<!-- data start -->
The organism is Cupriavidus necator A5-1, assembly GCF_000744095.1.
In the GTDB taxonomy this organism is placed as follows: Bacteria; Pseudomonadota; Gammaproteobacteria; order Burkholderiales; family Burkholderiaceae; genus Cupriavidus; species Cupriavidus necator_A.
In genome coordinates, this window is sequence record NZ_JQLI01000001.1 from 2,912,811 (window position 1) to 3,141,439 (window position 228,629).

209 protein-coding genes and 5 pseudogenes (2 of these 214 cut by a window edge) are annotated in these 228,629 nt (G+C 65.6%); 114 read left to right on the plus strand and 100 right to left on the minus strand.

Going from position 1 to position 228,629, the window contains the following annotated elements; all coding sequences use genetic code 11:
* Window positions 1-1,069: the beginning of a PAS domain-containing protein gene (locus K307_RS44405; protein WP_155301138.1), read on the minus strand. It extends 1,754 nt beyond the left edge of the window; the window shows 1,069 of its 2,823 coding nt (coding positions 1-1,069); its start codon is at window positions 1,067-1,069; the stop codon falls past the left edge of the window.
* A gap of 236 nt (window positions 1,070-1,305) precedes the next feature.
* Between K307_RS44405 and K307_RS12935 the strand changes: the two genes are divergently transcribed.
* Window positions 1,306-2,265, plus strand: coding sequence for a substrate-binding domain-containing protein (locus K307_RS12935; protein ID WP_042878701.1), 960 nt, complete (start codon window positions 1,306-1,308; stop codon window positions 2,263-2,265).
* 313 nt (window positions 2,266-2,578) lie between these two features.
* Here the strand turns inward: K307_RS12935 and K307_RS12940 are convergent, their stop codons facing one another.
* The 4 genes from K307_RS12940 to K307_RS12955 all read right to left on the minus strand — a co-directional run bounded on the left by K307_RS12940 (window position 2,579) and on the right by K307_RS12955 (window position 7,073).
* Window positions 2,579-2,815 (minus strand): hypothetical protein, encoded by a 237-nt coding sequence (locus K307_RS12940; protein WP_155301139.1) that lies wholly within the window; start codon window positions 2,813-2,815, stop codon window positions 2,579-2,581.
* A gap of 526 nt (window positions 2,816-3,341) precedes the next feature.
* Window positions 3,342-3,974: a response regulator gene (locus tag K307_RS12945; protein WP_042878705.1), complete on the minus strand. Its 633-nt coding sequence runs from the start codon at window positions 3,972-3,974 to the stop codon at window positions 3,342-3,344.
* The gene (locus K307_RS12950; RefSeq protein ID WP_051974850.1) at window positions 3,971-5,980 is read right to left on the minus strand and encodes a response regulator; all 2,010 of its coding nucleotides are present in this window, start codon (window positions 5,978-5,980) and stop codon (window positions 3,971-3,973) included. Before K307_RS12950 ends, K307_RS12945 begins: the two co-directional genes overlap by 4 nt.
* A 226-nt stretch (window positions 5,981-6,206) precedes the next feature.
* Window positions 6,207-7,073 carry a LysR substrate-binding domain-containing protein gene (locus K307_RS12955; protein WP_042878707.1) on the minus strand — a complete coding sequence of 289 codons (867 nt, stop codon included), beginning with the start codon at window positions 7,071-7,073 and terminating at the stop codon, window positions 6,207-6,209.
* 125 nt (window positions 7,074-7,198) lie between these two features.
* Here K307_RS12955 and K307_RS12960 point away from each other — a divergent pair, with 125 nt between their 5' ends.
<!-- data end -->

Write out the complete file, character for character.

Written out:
The organism is Cupriavidus necator A5-1, assembly GCF_000744095.1.
In the GTDB taxonomy this organism is placed as follows: Bacteria; Pseudomonadota; Gammaproteobacteria; order Burkholderiales; family Burkholderiaceae; genus Cupriavidus; species Cupriavidus necator_A.
In genome coordinates, this window is sequence record NZ_JQLI01000001.1 from 2,912,811 (window position 1) to 3,141,439 (window position 228,629).

209 protein-coding genes and 5 pseudogenes (2 of these 214 cut by a window edge) are annotated in these 228,629 nt (G+C 65.6%); 114 read left to right on the plus strand and 100 right to left on the minus strand.

Going from position 1 to position 228,629, the window contains the following annotated elements; all coding sequences use genetic code 11:
* Window positions 1-1,069: the beginning of a PAS domain-containing protein gene (locus K307_RS44405; protein WP_155301138.1), read on the minus strand. It extends 1,754 nt beyond the left edge of the window; the window shows 1,069 of its 2,823 coding nt (coding positions 1-1,069); its start codon is at window positions 1,067-1,069; the stop codon falls past the left edge of the window.
* A gap of 236 nt (window positions 1,070-1,305) precedes the next feature.
* Between K307_RS44405 and K307_RS12935 the strand changes: the two genes are divergently transcribed.
* Window positions 1,306-2,265, plus strand: coding sequence for a substrate-binding domain-containing protein (locus K307_RS12935; protein ID WP_042878701.1), 960 nt, complete (start codon window positions 1,306-1,308; stop codon window positions 2,263-2,265).
* 313 nt (window positions 2,266-2,578) lie between these two features.
* Here the strand turns inward: K307_RS12935 and K307_RS12940 are convergent, their stop codons facing one another.
* The 4 genes from K307_RS12940 to K307_RS12955 all read right to left on the minus strand — a co-directional run bounded on the left by K307_RS12940 (window position 2,579) and on the right by K307_RS12955 (window position 7,073).
* Window positions 2,579-2,815 (minus strand): hypothetical protein, encoded by a 237-nt coding sequence (locus K307_RS12940; protein WP_155301139.1) that lies wholly within the window; start codon window positions 2,813-2,815, stop codon window positions 2,579-2,581.
* A gap of 526 nt (window positions 2,816-3,341) precedes the next feature.
* Window positions 3,342-3,974: a response regulator gene (locus tag K307_RS12945; protein WP_042878705.1), complete on the minus strand. Its 633-nt coding sequence runs from the start codon at window positions 3,972-3,974 to the stop codon at window positions 3,342-3,344.
* The gene (locus K307_RS12950; RefSeq protein ID WP_051974850.1) at window positions 3,971-5,980 is read right to left on the minus strand and encodes a response regulator; all 2,010 of its coding nucleotides are present in this window, start codon (window positions 5,978-5,980) and stop codon (window positions 3,971-3,973) included. Before K307_RS12950 ends, K307_RS12945 begins: the two co-directional genes overlap by 4 nt.
* A 226-nt stretch (window positions 5,981-6,206) precedes the next feature.
* Window positions 6,207-7,073 carry a LysR substrate-binding domain-containing protein gene (locus K307_RS12955; protein WP_042878707.1) on the minus strand — a complete coding sequence of 289 codons (867 nt, stop codon included), beginning with the start codon at window positions 7,071-7,073 and terminating at the stop codon, window positions 6,207-6,209.
* 125 nt (window positions 7,074-7,198) lie between these two features.
* Here K307_RS12955 and K307_RS12960 point away from each other — a divergent pair, with 125 nt between their 5' ends.